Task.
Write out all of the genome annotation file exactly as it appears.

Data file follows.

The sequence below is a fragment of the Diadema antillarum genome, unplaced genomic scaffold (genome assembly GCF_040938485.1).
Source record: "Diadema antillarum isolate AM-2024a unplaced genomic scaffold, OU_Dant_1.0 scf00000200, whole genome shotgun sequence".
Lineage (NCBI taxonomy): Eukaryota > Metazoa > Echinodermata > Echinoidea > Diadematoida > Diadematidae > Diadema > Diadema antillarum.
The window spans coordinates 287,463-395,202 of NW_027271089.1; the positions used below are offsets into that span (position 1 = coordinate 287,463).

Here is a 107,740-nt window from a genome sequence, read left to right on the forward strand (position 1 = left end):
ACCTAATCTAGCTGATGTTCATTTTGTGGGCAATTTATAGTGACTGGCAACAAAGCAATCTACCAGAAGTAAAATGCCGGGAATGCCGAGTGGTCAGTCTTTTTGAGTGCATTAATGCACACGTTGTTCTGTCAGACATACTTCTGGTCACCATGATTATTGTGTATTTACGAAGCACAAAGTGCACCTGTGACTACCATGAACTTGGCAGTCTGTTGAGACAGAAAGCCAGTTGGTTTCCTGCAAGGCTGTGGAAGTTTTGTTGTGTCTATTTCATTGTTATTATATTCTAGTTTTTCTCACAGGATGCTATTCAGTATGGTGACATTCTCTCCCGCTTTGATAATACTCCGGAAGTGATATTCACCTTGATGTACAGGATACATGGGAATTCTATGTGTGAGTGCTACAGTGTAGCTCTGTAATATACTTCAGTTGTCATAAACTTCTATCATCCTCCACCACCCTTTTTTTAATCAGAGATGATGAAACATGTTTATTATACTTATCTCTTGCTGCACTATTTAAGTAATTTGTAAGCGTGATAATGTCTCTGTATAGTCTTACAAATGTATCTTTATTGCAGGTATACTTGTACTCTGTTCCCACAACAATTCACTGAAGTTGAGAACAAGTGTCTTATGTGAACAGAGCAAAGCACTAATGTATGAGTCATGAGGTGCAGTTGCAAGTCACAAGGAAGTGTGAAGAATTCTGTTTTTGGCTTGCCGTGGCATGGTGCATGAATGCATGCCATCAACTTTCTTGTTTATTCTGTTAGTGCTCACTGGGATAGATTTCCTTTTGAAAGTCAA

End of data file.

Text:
The sequence below is a fragment of the Diadema antillarum genome, unplaced genomic scaffold (genome assembly GCF_040938485.1).
Source record: "Diadema antillarum isolate AM-2024a unplaced genomic scaffold, OU_Dant_1.0 scf00000200, whole genome shotgun sequence".
Lineage (NCBI taxonomy): Eukaryota > Metazoa > Echinodermata > Echinoidea > Diadematoida > Diadematidae > Diadema > Diadema antillarum.
The window spans coordinates 287,463-395,202 of NW_027271089.1; the positions used below are offsets into that span (position 1 = coordinate 287,463).

Here is a 107,740-nt window from a genome sequence, read left to right on the forward strand (position 1 = left end):
ACCTAATCTAGCTGATGTTCATTTTGTGGGCAATTTATAGTGACTGGCAACAAAGCAATCTACCAGAAGTAAAATGCCGGGAATGCCGAGTGGTCAGTCTTTTTGAGTGCATTAATGCACACGTTGTTCTGTCAGACATACTTCTGGTCACCATGATTATTGTGTATTTACGAAGCACAAAGTGCACCTGTGACTACCATGAACTTGGCAGTCTGTTGAGACAGAAAGCCAGTTGGTTTCCTGCAAGGCTGTGGAAGTTTTGTTGTGTCTATTTCATTGTTATTATATTCTAGTTTTTCTCACAGGATGCTATTCAGTATGGTGACATTCTCTCCCGCTTTGATAATACTCCGGAAGTGATATTCACCTTGATGTACAGGATACATGGGAATTCTATGTGTGAGTGCTACAGTGTAGCTCTGTAATATACTTCAGTTGTCATAAACTTCTATCATCCTCCACCACCCTTTTTTTAATCAGAGATGATGAAACATGTTTATTATACTTATCTCTTGCTGCACTATTTAAGTAATTTGTAAGCGTGATAATGTCTCTGTATAGTCTTACAAATGTATCTTTATTGCAGGTATACTTGTACTCTGTTCCCACAACAATTCACTGAAGTTGAGAACAAGTGTCTTATGTGAACAGAGCAAAGCACTAATGTATGAGTCATGAGGTGCAGTTGCAAGTCACAAGGAAGTGTGAAGAATTCTGTTTTTGGCTTGCCGTGGCATGGTGCATGAATGCATGCCATCAACTTTCTTGTTTATTCTGTTAGTGCTCACTGGGATAGATTTCCTTTTGAAAGTCAA